In 1995 the Supreme Court declared the airwaves to be public property and since then activists have been advocating for opening up of airwaves to communities. The Ministry of Information and Broadcasting (MIB) mentioned setting up of 4000-5000 CRS but the sector from has only grown from 20 to 202 CRS since 2006 when the airwaves were made available for broadcasting by community-based organizations. The last National Consultation was held in 2010 wherein strong policy advocacy for the sector was at centre stage. This year’s National Consultation (2017) on ‘Strengthening Community Radio in India’ was held from April 11 to 12 and the issue of CR policies was assessed in the working paper presentation titled “Revisiting CR Policy” by Ms. Archana Kapoor, Station Director of Radio Mewat. This paper is collective effort of Ms. Kapoor, Prof. Vinod Pavarala, Mr. Sajan Venniyoor, Ms. Preeti Raghunath and Prof. Ashok Singh Sunhal at reviewing the current CR policies in India and also providing analysis on the challenges faced by the sector.
The growth of CR in India has been slow-moving and civil society organisations attribute this limited number of CRS growth to complex bureaucratic procedures. Instead of finding a solution to this problem, some government officials advocate for issuance of licenses to government departments in order to display a hike in number of CR licenses issued. Some officials believe that affluent entities like government owned NGO can sustain due to their prosperous backing but this will overturn the participation of communities based organizations which is the spirit of the sector. The paper introduced at National Consultation recommended not granting permission to any government agency other than educational institutions, keeping in with the spirit of community ownership practised within the CR sector.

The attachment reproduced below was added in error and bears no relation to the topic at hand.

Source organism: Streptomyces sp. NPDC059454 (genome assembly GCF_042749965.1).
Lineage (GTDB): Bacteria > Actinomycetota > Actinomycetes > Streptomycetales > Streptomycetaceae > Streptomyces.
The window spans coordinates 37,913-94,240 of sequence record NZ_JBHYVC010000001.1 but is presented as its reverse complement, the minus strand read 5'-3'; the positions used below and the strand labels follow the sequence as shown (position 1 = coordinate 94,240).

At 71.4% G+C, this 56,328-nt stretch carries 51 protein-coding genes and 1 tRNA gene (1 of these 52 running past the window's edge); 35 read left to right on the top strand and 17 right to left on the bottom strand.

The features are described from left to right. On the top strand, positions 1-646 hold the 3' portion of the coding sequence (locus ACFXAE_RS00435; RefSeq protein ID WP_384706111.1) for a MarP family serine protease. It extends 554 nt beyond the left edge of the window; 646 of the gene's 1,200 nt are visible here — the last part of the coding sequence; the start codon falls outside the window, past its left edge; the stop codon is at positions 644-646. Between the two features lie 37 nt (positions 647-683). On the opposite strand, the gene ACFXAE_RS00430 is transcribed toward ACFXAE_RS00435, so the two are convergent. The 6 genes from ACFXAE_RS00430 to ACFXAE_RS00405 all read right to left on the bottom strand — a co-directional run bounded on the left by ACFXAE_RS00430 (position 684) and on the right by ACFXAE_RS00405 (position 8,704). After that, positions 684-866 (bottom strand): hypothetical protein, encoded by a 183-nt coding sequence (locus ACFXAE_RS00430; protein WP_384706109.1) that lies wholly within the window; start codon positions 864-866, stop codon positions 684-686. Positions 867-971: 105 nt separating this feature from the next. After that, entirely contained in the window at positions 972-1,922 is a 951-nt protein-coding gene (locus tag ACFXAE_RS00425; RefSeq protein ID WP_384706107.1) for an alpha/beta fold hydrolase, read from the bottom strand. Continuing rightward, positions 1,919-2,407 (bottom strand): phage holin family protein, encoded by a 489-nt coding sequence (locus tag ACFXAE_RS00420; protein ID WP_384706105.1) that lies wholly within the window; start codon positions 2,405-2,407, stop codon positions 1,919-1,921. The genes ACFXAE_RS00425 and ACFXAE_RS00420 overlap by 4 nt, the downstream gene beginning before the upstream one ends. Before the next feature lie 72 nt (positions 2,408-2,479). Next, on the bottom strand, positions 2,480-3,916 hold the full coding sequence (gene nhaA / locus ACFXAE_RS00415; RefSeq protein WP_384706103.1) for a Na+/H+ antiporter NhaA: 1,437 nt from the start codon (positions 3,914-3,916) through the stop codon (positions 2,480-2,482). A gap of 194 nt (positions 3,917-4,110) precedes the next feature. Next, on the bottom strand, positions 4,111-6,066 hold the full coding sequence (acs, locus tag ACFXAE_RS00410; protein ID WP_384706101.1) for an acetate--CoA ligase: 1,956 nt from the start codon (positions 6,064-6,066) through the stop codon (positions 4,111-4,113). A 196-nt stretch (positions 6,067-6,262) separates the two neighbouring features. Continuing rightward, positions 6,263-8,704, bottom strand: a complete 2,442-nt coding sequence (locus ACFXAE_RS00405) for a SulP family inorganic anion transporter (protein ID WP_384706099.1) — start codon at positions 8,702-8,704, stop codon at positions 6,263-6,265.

Corporate proxies, religious organisations and political entities have been granted CR licenses due to inconsistency in the functioning of the government body monitoring the license applications called Screening Committee. The amendment allowing a CR transmitter to be relocated within a district by taking district magistrate’s permission during a natural disaster is still under way despite the positive work done by CRS at times of natural calamity in the past. The paper reiterated the need of having a single window clearance of CR license applications by involving the concerned ministries in the process.
The original CR guidelines of 2006 proscribed news broadcast and content of ‘political nature.’ However, recently the government has offered CRSs to re-broadcast news from All India Radio. Since the CR sector as it sees itself to be the alternative space to the hegemonic state and commercial broadcasting, the offer received lukewarm response. The paper suggests on broadcasting the independently produced content on news and current affairs on CR, which is in practice with international CR community. Over a decade, CRSs have been producing content by following the Programming Code of All India Radio stated in the Policy Guidelines of 2006. Lately, the government has been issuing ‘advisories’ to CRS on content broadcasting and the recalcitrant stations being reprimanded by the authorities. The CR members need to come up with a regulatory framework they wish to follow by negotiating with the government and advocate for more transparency between their communication.
Read the entire working paper on Revisiting CR Policy.
Highlights of panel discussion on ‘Revisiting CR Policy’:
The session on ‘Towards a more Enabling Policy for Community Radio’, with Dr. Vibodh Parthasarathy (Jamia Millia, Islamia) on the chair and panelists Archana Kapoor (Radio Mewat), Prof. Ashok Singh Sunhal (Alwar ki Awaaz), Anushi Agrawal (Maraa), Sajan Venniyoor and Anju Nigam (MIB) featured discussions on several aspects of policy like CR application process, CR support scheme and the ban on broadcasting news on CRs.
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